Finally, to convert the model’s attendance results into total local revenue (attendance + broadcast + all other), I also had to make assumptions regarding the amounts of broadcast and “all other” that would vary with attendance—the classic fixed vs. variable dilemma. From speaking to several experts, the general conclusion is that broadcast revenues are largely fixed (90%+ fixed and up to 10% variable) and therefore, less dependent on a team’s performance in any given year. Categories like parking and concessions, however, move in tandem with attendance.
The Value of a Win
So how much is a win worth? While I will explore this more in Part 3 of this series, there is a wide range from highest to lowest team. Since not all wins are created equal, I’ll use the 88-win level as a point of comparison. The highest marginal revenue team (after the revenue sharing tax is deducted, which I will discuss in more detail in Part 3) is the Braves at over $1.3 million for the 88th win, with the lowest being the Orioles at less than $300,000 for their 88th win.
Another way to look at the marginal revenue estimates is to calculate the value of each team’s last win. For 2005, that means the Yankees’, Angels’, and Red Sox’ 95th win, the Mets’, Marlins’, and Twins’ 83rd win. After the revenue sharing tax is taken from the gross revenue estimates, we’re left with the following marginal value of a win for the above mentioned teams for 2005:
It is important to note that the model defines “value”—the value of a win and the value of a player—as marginal value. Each team also has a baseline level of revenue which does not fluctuate based on the team’s on-field performance. These baseline revenues, defined as the amount of revenue a team is likely to generate in a season even if it wins 70 or less games, reflect the value of the team as a “brand”, or the popularity of baseball in their respective market. (In the short-run, a poor performing season or two should not affect the baseline revenue estimates. However, over the long-term, a team’s baseline revenues are not a “given”. A string of poor performing seasons can erode a team’s equity with its fans and lower its baseline revenues.) Baseline revenues vary widely from team-to-team with the Yankees, Red Sox and Cubs at the top end of the scale, with baseline revenues of $200 million or more. At the other end of the scale are the Devil Rays, Royals, Twins and A’s with baseline revenues (excluding any payments they would receive from the revenue sharing or luxury tax pool) equivalent to about 25% of the top tier.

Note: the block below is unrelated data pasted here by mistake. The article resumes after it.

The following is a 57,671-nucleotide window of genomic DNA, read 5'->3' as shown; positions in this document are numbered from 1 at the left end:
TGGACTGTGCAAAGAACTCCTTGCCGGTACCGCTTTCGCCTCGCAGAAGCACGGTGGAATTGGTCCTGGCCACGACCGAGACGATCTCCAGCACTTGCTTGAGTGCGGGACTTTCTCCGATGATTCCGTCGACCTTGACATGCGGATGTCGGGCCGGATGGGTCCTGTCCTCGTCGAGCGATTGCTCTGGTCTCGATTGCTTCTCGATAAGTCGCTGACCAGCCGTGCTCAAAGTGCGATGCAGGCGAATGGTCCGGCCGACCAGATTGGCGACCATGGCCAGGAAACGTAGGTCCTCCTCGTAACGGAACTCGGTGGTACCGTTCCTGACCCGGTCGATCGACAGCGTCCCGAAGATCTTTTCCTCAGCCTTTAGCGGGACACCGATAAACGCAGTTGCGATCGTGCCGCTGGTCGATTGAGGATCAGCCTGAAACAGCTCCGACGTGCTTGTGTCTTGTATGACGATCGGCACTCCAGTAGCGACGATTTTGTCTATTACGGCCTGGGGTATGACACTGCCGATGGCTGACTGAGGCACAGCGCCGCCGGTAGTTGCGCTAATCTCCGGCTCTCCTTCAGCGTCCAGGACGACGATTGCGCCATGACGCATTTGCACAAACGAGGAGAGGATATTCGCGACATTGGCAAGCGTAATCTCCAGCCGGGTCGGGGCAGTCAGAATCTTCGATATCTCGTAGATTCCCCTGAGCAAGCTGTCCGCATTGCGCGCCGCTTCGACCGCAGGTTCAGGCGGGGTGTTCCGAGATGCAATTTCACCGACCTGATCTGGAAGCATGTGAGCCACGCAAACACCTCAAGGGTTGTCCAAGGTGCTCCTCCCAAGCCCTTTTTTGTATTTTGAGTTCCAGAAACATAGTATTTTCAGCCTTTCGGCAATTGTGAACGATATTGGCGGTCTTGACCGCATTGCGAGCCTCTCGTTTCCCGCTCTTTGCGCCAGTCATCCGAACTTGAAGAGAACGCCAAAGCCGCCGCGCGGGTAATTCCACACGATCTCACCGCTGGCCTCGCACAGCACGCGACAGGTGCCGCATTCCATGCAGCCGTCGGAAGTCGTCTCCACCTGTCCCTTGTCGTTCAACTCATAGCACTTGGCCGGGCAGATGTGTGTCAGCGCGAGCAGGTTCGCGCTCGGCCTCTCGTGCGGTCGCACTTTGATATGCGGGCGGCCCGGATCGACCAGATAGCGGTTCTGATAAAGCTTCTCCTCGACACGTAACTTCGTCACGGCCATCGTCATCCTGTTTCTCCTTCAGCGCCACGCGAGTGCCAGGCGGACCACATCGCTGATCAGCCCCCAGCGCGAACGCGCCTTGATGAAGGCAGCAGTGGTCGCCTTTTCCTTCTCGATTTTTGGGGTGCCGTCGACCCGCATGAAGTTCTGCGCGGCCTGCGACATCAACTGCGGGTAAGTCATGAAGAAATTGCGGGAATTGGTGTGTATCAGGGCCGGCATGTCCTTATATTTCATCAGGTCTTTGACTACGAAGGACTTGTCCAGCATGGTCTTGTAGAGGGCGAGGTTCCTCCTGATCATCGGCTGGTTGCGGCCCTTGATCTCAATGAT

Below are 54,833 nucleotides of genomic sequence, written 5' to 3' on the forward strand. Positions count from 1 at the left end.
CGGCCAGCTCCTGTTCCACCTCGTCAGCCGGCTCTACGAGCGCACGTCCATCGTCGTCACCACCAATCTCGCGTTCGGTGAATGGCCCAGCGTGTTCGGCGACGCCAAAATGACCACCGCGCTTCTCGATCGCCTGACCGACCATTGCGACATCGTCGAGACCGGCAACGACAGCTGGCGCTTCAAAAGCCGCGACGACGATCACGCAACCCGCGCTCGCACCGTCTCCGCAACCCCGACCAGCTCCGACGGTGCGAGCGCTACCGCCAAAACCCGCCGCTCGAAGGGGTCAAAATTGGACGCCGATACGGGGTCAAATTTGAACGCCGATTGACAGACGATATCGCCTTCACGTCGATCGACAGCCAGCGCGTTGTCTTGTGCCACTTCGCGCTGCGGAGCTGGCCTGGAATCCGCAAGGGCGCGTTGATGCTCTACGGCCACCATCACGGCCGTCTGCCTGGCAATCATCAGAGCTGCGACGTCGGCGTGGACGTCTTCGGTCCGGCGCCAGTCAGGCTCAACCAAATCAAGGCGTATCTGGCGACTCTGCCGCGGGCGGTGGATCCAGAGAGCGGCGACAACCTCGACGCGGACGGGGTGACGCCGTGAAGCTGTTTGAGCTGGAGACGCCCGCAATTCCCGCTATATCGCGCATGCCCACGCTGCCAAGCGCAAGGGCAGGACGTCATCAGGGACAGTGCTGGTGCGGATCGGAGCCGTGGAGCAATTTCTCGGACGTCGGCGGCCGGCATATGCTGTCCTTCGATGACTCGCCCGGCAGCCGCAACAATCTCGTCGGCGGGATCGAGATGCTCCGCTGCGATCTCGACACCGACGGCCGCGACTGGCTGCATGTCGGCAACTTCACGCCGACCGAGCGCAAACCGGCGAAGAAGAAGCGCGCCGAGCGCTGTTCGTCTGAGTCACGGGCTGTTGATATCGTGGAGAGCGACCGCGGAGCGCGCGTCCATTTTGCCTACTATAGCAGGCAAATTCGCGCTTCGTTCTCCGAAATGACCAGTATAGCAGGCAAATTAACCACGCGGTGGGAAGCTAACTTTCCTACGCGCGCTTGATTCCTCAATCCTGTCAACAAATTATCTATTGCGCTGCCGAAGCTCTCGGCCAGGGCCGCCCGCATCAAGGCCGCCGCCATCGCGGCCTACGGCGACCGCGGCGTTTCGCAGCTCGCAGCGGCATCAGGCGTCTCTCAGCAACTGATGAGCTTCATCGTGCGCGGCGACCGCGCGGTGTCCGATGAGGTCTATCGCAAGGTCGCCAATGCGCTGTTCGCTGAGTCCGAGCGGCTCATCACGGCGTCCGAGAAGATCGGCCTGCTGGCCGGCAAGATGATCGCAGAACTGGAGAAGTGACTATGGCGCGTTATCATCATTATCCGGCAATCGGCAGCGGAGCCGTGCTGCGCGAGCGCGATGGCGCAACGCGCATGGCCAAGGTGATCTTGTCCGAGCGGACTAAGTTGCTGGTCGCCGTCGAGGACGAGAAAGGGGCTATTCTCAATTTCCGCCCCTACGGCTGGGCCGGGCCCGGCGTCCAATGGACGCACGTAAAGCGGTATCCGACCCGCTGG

Translating Team Revenue into Player Value
Using Vladimir Guerrero as an example, let’s look at his value to the Angels for the 2005 season. Guerrero’s WARP1 value (from Baseball Prospectus) is listed at 7.8 for the 2005 season&mdahs;implying that Guerrero’s offense and defensive skills were responsible for 7.8 of the Angels’ 95 wins. In other words, if the Angels gave his 594 plate appearances and innings in right field to a replacement player, they would have won only 87 games. By referencing a table of revenue estimates, derived from my regression model, I can calculate the amount of additional revenue attributable to Guerrero. This estimate includes attendance revenue and other revenues at the ballpark (parking, concessions, etc) and a small percentage of broadcast revenue, all of which is adjusted for an estimate of the revenue sharing tax. The dollar value of the player also takes into account the increasing value of each win—the 95th win is worth more revenue than the 90th win.
Working backwards from the Angels’ 95th win, Guerrero’s WARP1 of 7.8 earns him credit for wins 89 through 95 and partial credit for the 88th win. Taking all of these factors into consideration, the estimate of Vlad’s value to the 2005 Angels is $9,169,549. If we look at the 2004 season, Guerrero’s first year with the Angels, WARP1 credits him with 9.1 of the Angels 92 wins. Using 2004 ticket prices and making all the necessary adjustments, the model says that Vlad was worth $10,298,351 to the Angels for his 2004 AL MVP season. In both instances, these numbers do not account for any additional revenue form reaching the post-season, something that Guerrero was instrumental in helping the Angels achieve in his first two years in Anaheim.
In Part 3, the final part of this series on player valuation, I will show a ranking of the top value players of 2005 and discuss the degree to which the Yankees and other well endowed teams maintain an advantage in signing and justifying high priced talent.
Vince Gennaro is currently a consultant to a MLB team and his analysis has been featured in The Sporting News and the New York Times. He has written for The Hardball Times Annual and Maple Street Press’ Red Sox Annual.
His book, Diamond Dollars: The Economics of Winning in Baseball is published by Maple Street Press and is available through maplestreetpress.com, Amazon, Barnes and Noble bookstores and other retailers.